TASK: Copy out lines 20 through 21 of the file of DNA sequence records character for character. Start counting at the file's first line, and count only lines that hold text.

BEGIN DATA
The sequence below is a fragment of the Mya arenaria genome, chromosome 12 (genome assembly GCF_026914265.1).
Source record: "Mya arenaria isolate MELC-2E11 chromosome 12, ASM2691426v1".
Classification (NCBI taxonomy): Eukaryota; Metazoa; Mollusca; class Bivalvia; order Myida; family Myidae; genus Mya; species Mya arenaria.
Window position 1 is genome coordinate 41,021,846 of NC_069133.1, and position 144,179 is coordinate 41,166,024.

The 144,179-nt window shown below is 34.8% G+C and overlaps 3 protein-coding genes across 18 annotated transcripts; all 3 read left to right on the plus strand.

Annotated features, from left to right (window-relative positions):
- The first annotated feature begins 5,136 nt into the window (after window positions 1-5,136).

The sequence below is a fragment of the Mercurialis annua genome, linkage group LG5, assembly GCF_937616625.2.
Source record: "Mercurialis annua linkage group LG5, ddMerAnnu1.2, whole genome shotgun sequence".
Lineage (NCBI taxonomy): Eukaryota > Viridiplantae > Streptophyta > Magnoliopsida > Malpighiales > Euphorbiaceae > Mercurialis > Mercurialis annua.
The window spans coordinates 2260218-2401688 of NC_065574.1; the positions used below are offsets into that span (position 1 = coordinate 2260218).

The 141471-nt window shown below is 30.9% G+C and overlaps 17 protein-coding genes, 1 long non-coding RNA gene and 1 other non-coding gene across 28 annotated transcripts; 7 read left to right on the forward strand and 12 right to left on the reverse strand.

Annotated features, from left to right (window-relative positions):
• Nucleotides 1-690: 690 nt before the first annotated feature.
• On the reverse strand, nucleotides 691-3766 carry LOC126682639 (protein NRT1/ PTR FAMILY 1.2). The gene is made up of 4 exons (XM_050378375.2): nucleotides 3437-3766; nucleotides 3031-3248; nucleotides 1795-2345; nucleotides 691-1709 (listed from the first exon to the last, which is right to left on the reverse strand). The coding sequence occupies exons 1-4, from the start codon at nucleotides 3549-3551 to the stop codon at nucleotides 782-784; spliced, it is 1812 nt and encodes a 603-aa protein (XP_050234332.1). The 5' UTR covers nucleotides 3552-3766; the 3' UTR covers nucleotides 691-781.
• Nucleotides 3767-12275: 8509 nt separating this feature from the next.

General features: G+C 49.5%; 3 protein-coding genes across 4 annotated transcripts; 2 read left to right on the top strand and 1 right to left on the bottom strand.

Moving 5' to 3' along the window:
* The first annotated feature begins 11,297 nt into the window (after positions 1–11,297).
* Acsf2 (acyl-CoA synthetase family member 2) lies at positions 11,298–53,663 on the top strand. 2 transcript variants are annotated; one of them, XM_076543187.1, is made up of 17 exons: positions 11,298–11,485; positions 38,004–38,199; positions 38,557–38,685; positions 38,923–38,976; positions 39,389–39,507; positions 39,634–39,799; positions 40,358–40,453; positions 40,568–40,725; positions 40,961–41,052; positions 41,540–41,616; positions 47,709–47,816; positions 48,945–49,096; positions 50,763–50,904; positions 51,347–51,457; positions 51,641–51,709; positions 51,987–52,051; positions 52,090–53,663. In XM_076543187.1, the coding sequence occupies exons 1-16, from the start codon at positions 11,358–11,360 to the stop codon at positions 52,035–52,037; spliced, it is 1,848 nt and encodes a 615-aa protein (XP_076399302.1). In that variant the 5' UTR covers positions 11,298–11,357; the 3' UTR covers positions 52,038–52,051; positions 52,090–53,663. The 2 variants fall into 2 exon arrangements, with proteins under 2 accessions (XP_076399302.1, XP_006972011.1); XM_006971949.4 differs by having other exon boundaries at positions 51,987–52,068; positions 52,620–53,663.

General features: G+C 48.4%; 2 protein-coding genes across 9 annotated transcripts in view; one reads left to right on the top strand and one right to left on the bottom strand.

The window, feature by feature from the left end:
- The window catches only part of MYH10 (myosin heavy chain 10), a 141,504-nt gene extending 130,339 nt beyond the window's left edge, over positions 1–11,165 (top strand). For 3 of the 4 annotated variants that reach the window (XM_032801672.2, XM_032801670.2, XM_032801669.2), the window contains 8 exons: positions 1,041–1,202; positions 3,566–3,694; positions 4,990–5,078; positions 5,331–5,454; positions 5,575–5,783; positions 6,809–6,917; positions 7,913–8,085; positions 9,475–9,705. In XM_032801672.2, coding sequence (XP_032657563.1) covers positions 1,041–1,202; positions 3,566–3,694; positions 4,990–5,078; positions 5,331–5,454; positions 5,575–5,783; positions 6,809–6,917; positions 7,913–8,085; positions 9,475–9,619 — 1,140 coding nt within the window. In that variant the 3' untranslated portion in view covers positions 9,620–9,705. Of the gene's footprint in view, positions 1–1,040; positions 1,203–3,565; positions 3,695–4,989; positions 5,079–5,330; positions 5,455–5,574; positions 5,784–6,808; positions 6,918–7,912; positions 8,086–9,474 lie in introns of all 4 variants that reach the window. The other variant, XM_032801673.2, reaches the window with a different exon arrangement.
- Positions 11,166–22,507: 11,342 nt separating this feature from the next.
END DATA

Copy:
* Acsf2 (acyl-CoA synthetase family member 2) lies at positions 11,298–53,663 on the top strand. 2 transcript variants are annotated; one of them, XM_076543187.1, is made up of 17 exons: positions 11,298–11,485; positions 38,004–38,199; positions 38,557–38,685; positions 38,923–38,976; positions 39,389–39,507; positions 39,634–39,799; positions 40,358–40,453; positions 40,568–40,725; positions 40,961–41,052; positions 41,540–41,616; positions 47,709–47,816; positions 48,945–49,096; positions 50,763–50,904; positions 51,347–51,457; positions 51,641–51,709; positions 51,987–52,051; positions 52,090–53,663. In XM_076543187.1, the coding sequence occupies exons 1-16, from the start codon at positions 11,358–11,360 to the stop codon at positions 52,035–52,037; spliced, it is 1,848 nt and encodes a 615-aa protein (XP_076399302.1). In that variant the 5' UTR covers positions 11,298–11,357; the 3' UTR covers positions 52,038–52,051; positions 52,090–53,663. The 2 variants fall into 2 exon arrangements, with proteins under 2 accessions (XP_076399302.1, XP_006972011.1); XM_006971949.4 differs by having other exon boundaries at positions 51,987–52,068; positions 52,620–53,663.

General features: G+C 48.4%; 2 protein-coding genes across 9 annotated transcripts in view; one reads left to right on the top strand and one right to left on the bottom strand.